Commentary: Hillary Clinton's speeches may cost her
WASHINGTON — These days a whole lot of money is being spent in anticipation that not only will Hillary Clinton be the 2016 Democratic presidential nominee, she ultimately will win the nation’s highest office.
In the process of going from “dead broke” (her words) to quite wealthy, the former first lady, senator and state secretary has talked and written her way into an amazing number of pocket books, charging at times more than a quarter million dollars per speech. It does appear a bit extravagant if not downright unseemly for a college or university these days to pay such amazing fees to hear a speech that is unlikely to give us much new political insight.
At least it does to a growing number of students hard pressed to pay for the constantly skyrocketing cost of higher education and facing years of debt because of the loans they needed to finance it. A number of them have launched protests and even her campus fans seem to think that this may not be a good, defensible use of difficult-to-come-by college resources, especially by state institutions that always are looking for funds to stay up with competitive demands and steadily increasing faculty costs.
Clinton’s average fee is a cool $200,000 per appearance and can run as high as $300,000. Justifying this amount can be tricky even when the money is not coming directly from the institution’s treasury but is being raised through direct donations or charges at the gate to hear her.
The Washington Post recently estimated that she has collected at least a tidy $1.8 million from college appearances in the last nine months. Not bad for a politician who is just contemplating another run for the presidency. Will Rogers in 1932 cut short an introduction of Franklin D. Roosevelt because he said he wasn’t going to waste much time or money on a mere candidate for the White House.
This fall as the deadline approaches for a decision on her presidential plans, Clinton is scheduled to headline a fundraising gala sponsored by the University of Nevada, Las Vegas Foundation. Clinton’s fee for the UNLV extravaganza is expected to be fully covered by seats at the Bellagio hotel and casino that cost $200 each and tables of 10 that run from $3,000 each to $20,000.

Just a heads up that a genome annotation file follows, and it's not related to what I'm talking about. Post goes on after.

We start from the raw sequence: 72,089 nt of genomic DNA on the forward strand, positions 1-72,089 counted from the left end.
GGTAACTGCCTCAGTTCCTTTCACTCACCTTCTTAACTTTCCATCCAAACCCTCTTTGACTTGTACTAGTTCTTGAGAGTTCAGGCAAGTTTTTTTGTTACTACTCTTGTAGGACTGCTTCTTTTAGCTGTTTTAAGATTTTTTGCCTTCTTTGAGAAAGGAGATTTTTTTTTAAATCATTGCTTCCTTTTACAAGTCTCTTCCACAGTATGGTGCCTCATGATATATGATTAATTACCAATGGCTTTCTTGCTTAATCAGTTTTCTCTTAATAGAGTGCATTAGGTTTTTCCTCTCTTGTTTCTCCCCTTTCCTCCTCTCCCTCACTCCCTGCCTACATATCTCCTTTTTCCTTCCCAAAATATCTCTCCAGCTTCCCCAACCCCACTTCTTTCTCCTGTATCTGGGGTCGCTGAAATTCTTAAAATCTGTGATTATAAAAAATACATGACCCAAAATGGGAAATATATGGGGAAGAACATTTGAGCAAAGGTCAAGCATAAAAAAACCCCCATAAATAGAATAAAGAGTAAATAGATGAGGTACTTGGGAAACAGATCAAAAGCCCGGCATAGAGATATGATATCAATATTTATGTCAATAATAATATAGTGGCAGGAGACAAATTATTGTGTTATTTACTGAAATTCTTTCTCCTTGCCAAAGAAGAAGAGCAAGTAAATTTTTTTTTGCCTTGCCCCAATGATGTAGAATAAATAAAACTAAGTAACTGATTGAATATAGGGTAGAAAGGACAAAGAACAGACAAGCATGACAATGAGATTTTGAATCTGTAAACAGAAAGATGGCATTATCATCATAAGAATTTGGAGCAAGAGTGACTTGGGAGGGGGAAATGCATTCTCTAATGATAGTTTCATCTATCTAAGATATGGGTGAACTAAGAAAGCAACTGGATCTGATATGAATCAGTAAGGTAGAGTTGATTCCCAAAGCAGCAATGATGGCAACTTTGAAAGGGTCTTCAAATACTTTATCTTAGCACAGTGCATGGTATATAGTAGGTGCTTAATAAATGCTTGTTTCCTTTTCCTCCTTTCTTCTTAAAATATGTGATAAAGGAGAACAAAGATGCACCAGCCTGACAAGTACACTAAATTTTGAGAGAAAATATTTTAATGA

Seems kind of pricey until you remember this is Las Vegas and that the school paid her former president husband $250,000 for a speech two years ago.
The amounts paid to her from the University of California, Los Angeles ($300,000), and from the University of Connecticut ($250,000) come as yearly tuition increases have driven college costs at elite schools unceasingly skyward. Many have now reached the $60,000 annual level that Democrats deplore; they have made affordable higher education a plank in their national policy.
Ironically, if Clinton decides to run, which at this point seems likely, the schools probably with a little effort could get her to appear on their campuses for free. Colleges always are popular sites for political rallies, especially at a time when politicians work overtime to connect with young voters.
What is the value of spending so much money for a speech that isn’t expected to cut much new ground? It isn’t as though Clinton is tough to see or that her positions aren’t well known — just turn on your television set or your iPad or open your newspaper.
Bill and Hillary Clinton are now estimated to be worth more than $100 million, a neat sum for the down-and-outers of 2000 who left the White House in somewhat of a shambles and claimed to have faced massive debt. Right.
P.T. Barnum’s New York exhibition hall got so crowded he couldn’t get any new customers in so he put a sign over the door that said “Egress.”
Customers eagerly went to see this new animal and found themselves outside. Perhaps colleges should consider that Clinton’s fees are not only outlandish but a bit like Barnum’s egress, ultimately leading to empty air.
It’s going to be an issue for her, especially among those who are struggling to earn enough money to finance college and pay off the massive debt afterwards. It’s not a good image for Clinton or the schools.